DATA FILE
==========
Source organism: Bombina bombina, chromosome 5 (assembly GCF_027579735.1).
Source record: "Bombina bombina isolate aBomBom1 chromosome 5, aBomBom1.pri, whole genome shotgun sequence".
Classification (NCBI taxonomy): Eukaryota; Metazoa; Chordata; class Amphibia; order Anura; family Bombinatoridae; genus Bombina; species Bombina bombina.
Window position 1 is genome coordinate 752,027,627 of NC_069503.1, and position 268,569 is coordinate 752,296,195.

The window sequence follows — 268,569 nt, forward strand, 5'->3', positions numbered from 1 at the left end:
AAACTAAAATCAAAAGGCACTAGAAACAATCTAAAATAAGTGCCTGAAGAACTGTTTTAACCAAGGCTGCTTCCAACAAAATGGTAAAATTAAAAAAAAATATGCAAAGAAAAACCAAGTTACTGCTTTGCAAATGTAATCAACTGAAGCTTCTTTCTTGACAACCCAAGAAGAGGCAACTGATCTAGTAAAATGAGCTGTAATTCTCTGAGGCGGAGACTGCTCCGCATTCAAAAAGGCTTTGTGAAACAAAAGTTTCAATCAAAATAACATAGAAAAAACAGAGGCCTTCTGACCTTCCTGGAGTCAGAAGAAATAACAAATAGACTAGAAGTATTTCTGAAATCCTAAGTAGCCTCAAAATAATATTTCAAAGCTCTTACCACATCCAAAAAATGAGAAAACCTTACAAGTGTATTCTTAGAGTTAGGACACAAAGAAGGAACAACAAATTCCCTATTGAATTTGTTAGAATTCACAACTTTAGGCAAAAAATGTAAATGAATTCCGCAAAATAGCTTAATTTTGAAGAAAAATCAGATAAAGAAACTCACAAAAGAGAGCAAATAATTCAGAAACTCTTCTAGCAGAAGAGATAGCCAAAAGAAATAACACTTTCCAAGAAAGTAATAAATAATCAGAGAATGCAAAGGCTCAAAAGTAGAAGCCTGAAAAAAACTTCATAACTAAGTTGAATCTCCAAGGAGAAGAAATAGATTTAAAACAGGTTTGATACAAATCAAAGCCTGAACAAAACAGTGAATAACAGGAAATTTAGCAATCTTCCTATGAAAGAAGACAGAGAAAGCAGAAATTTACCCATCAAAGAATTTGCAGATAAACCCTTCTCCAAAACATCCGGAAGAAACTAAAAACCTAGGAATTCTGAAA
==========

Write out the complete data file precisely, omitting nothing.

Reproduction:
Source organism: Bombina bombina, chromosome 5 (assembly GCF_027579735.1).
Source record: "Bombina bombina isolate aBomBom1 chromosome 5, aBomBom1.pri, whole genome shotgun sequence".
Classification (NCBI taxonomy): Eukaryota; Metazoa; Chordata; class Amphibia; order Anura; family Bombinatoridae; genus Bombina; species Bombina bombina.
Window position 1 is genome coordinate 752,027,627 of NC_069503.1, and position 268,569 is coordinate 752,296,195.

The window sequence follows — 268,569 nt, forward strand, 5'->3', positions numbered from 1 at the left end:
AAACTAAAATCAAAAGGCACTAGAAACAATCTAAAATAAGTGCCTGAAGAACTGTTTTAACCAAGGCTGCTTCCAACAAAATGGTAAAATTAAAAAAAAATATGCAAAGAAAAACCAAGTTACTGCTTTGCAAATGTAATCAACTGAAGCTTCTTTCTTGACAACCCAAGAAGAGGCAACTGATCTAGTAAAATGAGCTGTAATTCTCTGAGGCGGAGACTGCTCCGCATTCAAAAAGGCTTTGTGAAACAAAAGTTTCAATCAAAATAACATAGAAAAAACAGAGGCCTTCTGACCTTCCTGGAGTCAGAAGAAATAACAAATAGACTAGAAGTATTTCTGAAATCCTAAGTAGCCTCAAAATAATATTTCAAAGCTCTTACCACATCCAAAAAATGAGAAAACCTTACAAGTGTATTCTTAGAGTTAGGACACAAAGAAGGAACAACAAATTCCCTATTGAATTTGTTAGAATTCACAACTTTAGGCAAAAAATGTAAATGAATTCCGCAAAATAGCTTAATTTTGAAGAAAAATCAGATAAAGAAACTCACAAAAGAGAGCAAATAATTCAGAAACTCTTCTAGCAGAAGAGATAGCCAAAAGAAATAACACTTTCCAAGAAAGTAATAAATAATCAGAGAATGCAAAGGCTCAAAAGTAGAAGCCTGAAAAAAACTTCATAACTAAGTTGAATCTCCAAGGAGAAGAAATAGATTTAAAACAGGTTTGATACAAATCAAAGCCTGAACAAAACAGTGAATAACAGGAAATTTAGCAATCTTCCTATGAAAGAAGACAGAGAAAGCAGAAATTTACCCATCAAAGAATTTGCAGATAAACCCTTCTCCAAAACATCCGGAAGAAACTAAAAACCTAGGAATTCTGAAA